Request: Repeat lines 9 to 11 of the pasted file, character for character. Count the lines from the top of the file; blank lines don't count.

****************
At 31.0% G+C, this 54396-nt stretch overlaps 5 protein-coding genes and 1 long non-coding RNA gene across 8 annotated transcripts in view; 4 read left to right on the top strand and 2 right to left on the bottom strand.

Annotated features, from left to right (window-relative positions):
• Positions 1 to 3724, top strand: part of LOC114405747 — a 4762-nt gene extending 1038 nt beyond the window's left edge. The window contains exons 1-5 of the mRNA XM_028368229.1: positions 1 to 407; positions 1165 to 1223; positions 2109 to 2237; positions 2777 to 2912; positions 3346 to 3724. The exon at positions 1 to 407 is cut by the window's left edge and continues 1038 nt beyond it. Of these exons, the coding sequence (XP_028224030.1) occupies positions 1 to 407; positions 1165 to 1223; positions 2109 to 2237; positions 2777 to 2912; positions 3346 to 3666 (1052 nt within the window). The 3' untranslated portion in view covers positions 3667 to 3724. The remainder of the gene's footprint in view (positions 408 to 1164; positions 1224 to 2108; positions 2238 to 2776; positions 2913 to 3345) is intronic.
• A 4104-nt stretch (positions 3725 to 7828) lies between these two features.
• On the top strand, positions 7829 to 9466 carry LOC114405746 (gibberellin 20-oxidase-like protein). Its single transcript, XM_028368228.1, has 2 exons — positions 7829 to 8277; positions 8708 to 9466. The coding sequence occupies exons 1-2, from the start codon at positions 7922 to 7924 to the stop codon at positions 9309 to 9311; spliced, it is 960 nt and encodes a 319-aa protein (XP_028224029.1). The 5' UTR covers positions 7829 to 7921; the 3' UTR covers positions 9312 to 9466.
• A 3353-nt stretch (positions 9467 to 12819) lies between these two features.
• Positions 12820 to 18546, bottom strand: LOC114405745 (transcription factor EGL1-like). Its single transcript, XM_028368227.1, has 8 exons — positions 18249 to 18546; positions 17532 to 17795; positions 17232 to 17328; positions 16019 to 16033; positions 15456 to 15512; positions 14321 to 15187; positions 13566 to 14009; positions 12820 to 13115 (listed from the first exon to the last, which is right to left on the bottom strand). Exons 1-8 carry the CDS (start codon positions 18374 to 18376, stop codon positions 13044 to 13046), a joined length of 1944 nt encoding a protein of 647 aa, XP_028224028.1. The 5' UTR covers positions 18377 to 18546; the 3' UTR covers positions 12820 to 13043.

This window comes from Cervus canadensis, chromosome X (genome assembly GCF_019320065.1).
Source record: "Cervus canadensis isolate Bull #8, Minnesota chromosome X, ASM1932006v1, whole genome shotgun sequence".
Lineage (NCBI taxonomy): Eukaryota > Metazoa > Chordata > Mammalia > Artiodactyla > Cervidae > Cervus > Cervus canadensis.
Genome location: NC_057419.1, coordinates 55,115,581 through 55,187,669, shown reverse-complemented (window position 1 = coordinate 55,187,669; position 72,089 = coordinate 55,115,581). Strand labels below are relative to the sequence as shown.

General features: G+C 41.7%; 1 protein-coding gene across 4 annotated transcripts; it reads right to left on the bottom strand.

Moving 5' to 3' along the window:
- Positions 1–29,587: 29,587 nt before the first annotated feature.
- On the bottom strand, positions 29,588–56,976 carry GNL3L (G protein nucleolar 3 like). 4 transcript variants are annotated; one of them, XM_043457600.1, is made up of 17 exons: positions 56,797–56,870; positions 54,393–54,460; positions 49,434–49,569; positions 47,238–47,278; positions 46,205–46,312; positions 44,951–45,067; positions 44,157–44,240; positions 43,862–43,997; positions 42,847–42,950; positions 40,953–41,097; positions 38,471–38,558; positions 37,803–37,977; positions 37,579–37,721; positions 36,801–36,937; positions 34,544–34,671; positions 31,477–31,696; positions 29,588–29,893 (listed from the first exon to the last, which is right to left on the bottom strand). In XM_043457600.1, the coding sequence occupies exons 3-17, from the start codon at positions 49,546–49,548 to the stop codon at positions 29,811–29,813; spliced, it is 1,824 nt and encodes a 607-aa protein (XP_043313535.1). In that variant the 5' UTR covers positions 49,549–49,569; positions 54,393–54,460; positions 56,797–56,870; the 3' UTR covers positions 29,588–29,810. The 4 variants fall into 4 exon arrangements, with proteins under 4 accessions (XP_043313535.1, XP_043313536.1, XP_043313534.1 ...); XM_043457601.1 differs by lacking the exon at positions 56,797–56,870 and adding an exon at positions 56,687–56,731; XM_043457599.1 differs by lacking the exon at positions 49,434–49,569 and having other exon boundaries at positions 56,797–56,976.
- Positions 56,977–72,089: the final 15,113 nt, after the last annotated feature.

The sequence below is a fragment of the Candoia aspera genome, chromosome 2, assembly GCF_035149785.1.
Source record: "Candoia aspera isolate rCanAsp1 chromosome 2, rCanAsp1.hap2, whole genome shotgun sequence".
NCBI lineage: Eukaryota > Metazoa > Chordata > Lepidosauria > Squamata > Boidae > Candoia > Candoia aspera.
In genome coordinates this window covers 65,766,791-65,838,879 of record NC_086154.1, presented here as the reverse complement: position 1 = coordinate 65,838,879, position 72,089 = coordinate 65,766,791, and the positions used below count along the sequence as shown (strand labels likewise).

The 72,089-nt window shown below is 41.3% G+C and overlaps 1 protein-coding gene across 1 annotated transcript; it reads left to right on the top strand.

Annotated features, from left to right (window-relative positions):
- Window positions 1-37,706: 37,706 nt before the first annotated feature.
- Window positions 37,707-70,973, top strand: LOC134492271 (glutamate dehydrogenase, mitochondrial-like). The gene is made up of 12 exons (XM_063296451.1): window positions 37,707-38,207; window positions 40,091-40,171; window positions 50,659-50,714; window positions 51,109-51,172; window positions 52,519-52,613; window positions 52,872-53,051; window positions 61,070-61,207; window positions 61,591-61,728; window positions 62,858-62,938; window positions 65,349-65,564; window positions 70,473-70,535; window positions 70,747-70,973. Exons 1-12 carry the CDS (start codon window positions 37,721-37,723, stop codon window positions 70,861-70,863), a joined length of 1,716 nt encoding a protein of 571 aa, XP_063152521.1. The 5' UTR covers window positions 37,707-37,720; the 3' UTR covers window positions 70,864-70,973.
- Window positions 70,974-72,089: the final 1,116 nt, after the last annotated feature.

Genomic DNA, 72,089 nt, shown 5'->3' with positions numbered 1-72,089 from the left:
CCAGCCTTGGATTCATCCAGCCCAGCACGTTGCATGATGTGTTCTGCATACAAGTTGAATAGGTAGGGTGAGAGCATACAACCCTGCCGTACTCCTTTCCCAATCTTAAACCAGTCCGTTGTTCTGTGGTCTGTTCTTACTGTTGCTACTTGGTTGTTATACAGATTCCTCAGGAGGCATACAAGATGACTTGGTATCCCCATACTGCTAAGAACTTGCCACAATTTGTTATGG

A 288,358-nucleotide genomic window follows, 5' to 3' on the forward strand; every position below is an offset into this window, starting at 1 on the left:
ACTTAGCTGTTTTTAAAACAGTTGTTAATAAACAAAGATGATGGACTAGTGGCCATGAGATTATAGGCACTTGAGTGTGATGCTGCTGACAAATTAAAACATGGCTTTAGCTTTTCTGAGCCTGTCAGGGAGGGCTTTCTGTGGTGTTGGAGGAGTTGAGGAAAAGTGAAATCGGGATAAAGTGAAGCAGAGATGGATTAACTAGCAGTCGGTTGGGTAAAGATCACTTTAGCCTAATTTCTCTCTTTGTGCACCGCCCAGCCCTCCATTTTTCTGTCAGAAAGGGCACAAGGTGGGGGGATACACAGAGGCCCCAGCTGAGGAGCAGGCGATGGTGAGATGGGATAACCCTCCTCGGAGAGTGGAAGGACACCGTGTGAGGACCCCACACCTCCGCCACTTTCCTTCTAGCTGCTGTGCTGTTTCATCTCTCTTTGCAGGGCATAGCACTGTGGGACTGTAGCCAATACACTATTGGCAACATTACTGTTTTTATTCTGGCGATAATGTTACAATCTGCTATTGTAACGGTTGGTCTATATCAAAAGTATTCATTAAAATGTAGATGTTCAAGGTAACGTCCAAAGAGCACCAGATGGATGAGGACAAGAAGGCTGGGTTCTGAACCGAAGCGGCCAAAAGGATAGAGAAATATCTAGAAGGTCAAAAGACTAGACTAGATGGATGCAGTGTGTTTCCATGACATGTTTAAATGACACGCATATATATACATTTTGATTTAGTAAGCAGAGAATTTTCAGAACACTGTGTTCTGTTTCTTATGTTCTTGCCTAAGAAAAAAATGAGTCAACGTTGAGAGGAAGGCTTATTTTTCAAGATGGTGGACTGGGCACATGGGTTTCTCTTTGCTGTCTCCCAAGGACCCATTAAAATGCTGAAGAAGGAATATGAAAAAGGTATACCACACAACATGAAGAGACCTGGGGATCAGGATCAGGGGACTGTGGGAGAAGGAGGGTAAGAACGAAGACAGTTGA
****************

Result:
Source record: "Cervus canadensis isolate Bull #8, Minnesota chromosome X, ASM1932006v1, whole genome shotgun sequence".
Lineage (NCBI taxonomy): Eukaryota > Metazoa > Chordata > Mammalia > Artiodactyla > Cervidae > Cervus > Cervus canadensis.
Genome location: NC_057419.1, coordinates 55,115,581 through 55,187,669, shown reverse-complemented (window position 1 = coordinate 55,187,669; position 72,089 = coordinate 55,115,581). Strand labels below are relative to the sequence as shown.